Understanding Abortion Grief: Mourning Signs, Risk Factors, And Coping Tips
Knowing you’re going to be a mother can be exhilarating and a moment of joy but for many women, seeing the positive on a pregnancy test can bring mixed emotions. Whether you’re a woman who has had an abortion or if you know a woman who has gone through one, then you know it’s a process that can not only impact the woman but her family as well.
Despite the various laws for and against abortion, many people (not just women) are affected by abortion or the idea of it, but only a handful feel comfortable sharing their experiences and grief. Grief after loss is natural and many times, unexpected. Your mourning is yours and whatever emotions you experience during your mourning are valid.
Having had an abortion can cause you to feel grief in ways you might not have anticipated and while not everyone may go through the same experiences as you, it is common to feel intense and rather mixed emotions post-abortion.
In this blog, we’re taking a solemn look into grief after abortion, what it looks like, how it can be distressing, and how to cope with abortion grief.
Abortion Grief And Mourning Signs
Feeling grief and expressing it is a natural response to losing something you considered significant. For some women, the hormonal changes that come after the abortion can bring a slew of mixed and uncontrollable emotional responses that might cause intense sadness, increased irritability, and even low mood.
The circumstances that cause you to make your decision may also impact how you feel. This is one of the reasons why different people experience different reactions. However, no matter your circumstances or reaction – whatever you feel is normal and valid.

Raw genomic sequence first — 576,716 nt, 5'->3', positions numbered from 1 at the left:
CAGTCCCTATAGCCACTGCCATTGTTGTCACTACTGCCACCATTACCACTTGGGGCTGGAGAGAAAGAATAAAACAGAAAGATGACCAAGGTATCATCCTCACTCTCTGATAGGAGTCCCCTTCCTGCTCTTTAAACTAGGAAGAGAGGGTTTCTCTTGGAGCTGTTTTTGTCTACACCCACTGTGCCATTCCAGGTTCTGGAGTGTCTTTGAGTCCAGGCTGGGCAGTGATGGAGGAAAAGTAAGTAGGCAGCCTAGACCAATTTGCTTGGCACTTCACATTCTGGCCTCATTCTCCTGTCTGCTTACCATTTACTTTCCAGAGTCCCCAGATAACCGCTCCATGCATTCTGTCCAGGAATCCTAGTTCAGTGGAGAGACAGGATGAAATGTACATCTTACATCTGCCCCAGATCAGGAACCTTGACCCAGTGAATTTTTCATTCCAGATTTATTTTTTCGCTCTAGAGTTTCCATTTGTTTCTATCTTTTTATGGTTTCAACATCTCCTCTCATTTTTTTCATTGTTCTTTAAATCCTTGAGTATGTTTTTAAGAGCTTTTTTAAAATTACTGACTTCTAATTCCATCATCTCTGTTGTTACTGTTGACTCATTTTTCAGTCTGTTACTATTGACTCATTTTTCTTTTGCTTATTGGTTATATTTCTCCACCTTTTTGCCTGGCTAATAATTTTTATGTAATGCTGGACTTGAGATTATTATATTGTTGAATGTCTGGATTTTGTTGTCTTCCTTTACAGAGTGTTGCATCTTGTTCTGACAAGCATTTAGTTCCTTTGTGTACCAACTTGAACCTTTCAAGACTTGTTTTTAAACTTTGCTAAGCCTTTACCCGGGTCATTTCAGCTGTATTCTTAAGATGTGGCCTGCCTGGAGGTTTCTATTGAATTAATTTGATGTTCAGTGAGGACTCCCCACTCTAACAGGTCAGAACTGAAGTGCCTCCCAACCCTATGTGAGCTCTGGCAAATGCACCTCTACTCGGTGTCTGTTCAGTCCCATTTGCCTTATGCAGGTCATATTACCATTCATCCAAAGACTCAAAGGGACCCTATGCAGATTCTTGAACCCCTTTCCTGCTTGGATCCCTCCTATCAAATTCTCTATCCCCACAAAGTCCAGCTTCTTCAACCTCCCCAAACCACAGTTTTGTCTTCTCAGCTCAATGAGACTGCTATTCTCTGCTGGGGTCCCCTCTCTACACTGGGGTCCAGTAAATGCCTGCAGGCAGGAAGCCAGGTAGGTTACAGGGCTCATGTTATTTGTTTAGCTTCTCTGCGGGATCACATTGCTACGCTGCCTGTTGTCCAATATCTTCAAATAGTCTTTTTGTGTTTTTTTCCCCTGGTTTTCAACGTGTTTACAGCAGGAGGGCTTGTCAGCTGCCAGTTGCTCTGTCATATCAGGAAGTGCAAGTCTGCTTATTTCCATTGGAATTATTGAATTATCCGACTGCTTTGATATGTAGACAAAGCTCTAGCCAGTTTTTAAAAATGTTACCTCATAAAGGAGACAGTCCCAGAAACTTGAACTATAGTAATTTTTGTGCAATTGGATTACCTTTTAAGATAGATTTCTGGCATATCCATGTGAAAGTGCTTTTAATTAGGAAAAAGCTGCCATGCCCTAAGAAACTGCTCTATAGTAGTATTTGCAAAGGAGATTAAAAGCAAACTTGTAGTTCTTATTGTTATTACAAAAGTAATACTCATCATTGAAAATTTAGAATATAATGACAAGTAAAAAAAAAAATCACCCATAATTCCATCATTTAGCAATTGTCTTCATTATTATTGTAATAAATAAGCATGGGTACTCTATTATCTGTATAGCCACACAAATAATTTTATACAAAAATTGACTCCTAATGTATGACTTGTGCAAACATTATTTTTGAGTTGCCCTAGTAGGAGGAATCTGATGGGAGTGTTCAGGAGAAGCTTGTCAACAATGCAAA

Even then, if you’re confused about your feelings and emotions after an abortion, then here are some common mourning signs that you can watch out for;
- You experience sudden and unexpected changes in your mood
- You feel detached from people and situations
- You experience anger outbursts or bouts of irritability
- You constantly ruminate on the circumstances that lead you to the abortion
- You experience low mood and persistent sadness post-abortion
- You think about the “What ifs”
Some individuals may also experience the five stages of grief; denial, anger, bargaining, depression, and acceptance. You might experience each stage separately or you may skip stages altogether. More often than not, denial and depression are the common stages of grief after an abortion.
You might also have these responses to abortion (although, not all people nor in all situations these responses may occur);
- Feeling remorse, regret, and guilt
- Anger towards circumstances that drove the decision
- Anger towards people and situations that didn’t support the abortion
- Symptoms of PTSD and/or anxiety
- Worries about future pregnancies
- Worries about getting pregnant again
- Feelings of relief
- Feeling indifferent or numb toward the experience
The Link Between Abortion Grief And Depression
Grief and depression might go hand in hand, but these two are different experiences. The symptoms of grief may overlap with those of depression and vice versa. In some cases, long-term feelings of grief can become prolonged grief disorder.
If you feel like your grief has turned into depression, then you may experience intense mood changes, feelings of pessimism, feelings of guilt and hopelessness, feeling fatigued, loss of focus and concentration, memory loss, sleep issues, appetite loss, and more. You may also experience physical symptoms of depression such as;
- Muscle aches
- Stomach issues
- Fear or thoughts of dying
If these symptoms of depression last longer than two weeks and continue to interfere with your daily life, then it is strongly recommended that you speak with your mental health professional or connect with a helpline number.
Now, is there a link between abortion and depression? Research has suggested that there might be some connection between abortion and depression, but the studies on the same are quite limited. Clinically, women who go through abortion may show symptoms of depression, but then certain women may not feel depressed or even go through feelings of grief.